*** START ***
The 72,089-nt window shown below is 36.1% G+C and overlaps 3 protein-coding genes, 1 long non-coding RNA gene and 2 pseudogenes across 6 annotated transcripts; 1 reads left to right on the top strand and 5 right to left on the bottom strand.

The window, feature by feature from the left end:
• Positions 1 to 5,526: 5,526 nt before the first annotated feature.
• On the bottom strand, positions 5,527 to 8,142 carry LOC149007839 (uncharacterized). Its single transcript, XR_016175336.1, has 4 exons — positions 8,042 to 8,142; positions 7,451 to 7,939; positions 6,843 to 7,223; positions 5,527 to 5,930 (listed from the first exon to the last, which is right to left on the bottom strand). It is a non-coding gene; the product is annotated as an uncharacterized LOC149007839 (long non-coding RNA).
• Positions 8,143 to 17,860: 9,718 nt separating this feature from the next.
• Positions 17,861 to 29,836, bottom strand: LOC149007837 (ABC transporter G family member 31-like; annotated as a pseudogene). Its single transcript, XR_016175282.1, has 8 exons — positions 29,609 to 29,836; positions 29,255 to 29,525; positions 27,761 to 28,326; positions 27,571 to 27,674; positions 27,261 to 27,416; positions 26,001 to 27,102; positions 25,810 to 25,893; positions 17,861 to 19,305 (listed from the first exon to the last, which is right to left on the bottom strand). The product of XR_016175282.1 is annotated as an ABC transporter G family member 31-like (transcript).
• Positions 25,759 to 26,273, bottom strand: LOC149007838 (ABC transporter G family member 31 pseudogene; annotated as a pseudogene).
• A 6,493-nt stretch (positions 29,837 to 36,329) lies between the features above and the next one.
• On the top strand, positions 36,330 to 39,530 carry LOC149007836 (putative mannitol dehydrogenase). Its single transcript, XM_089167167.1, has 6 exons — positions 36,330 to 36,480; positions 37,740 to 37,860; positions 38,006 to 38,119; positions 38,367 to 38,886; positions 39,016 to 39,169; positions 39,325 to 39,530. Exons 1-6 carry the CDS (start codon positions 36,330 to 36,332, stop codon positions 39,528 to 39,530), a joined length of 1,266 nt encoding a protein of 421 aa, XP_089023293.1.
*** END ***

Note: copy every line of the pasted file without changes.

The 72,089-nt window shown below is 36.1% G+C and overlaps 3 protein-coding genes, 1 long non-coding RNA gene and 2 pseudogenes across 6 annotated transcripts; 1 reads left to right on the top strand and 5 right to left on the bottom strand.

The window, feature by feature from the left end:
• Positions 1 to 5,526: 5,526 nt before the first annotated feature.
• On the bottom strand, positions 5,527 to 8,142 carry LOC149007839 (uncharacterized). Its single transcript, XR_016175336.1, has 4 exons — positions 8,042 to 8,142; positions 7,451 to 7,939; positions 6,843 to 7,223; positions 5,527 to 5,930 (listed from the first exon to the last, which is right to left on the bottom strand). It is a non-coding gene; the product is annotated as an uncharacterized LOC149007839 (long non-coding RNA).
• Positions 8,143 to 17,860: 9,718 nt separating this feature from the next.
• Positions 17,861 to 29,836, bottom strand: LOC149007837 (ABC transporter G family member 31-like; annotated as a pseudogene). Its single transcript, XR_016175282.1, has 8 exons — positions 29,609 to 29,836; positions 29,255 to 29,525; positions 27,761 to 28,326; positions 27,571 to 27,674; positions 27,261 to 27,416; positions 26,001 to 27,102; positions 25,810 to 25,893; positions 17,861 to 19,305 (listed from the first exon to the last, which is right to left on the bottom strand). The product of XR_016175282.1 is annotated as an ABC transporter G family member 31-like (transcript).
• Positions 25,759 to 26,273, bottom strand: LOC149007838 (ABC transporter G family member 31 pseudogene; annotated as a pseudogene).
• A 6,493-nt stretch (positions 29,837 to 36,329) lies between the features above and the next one.
• On the top strand, positions 36,330 to 39,530 carry LOC149007836 (putative mannitol dehydrogenase). Its single transcript, XM_089167167.1, has 6 exons — positions 36,330 to 36,480; positions 37,740 to 37,860; positions 38,006 to 38,119; positions 38,367 to 38,886; positions 39,016 to 39,169; positions 39,325 to 39,530. Exons 1-6 carry the CDS (start codon positions 36,330 to 36,332, stop codon positions 39,528 to 39,530), a joined length of 1,266 nt encoding a protein of 421 aa, XP_089023293.1.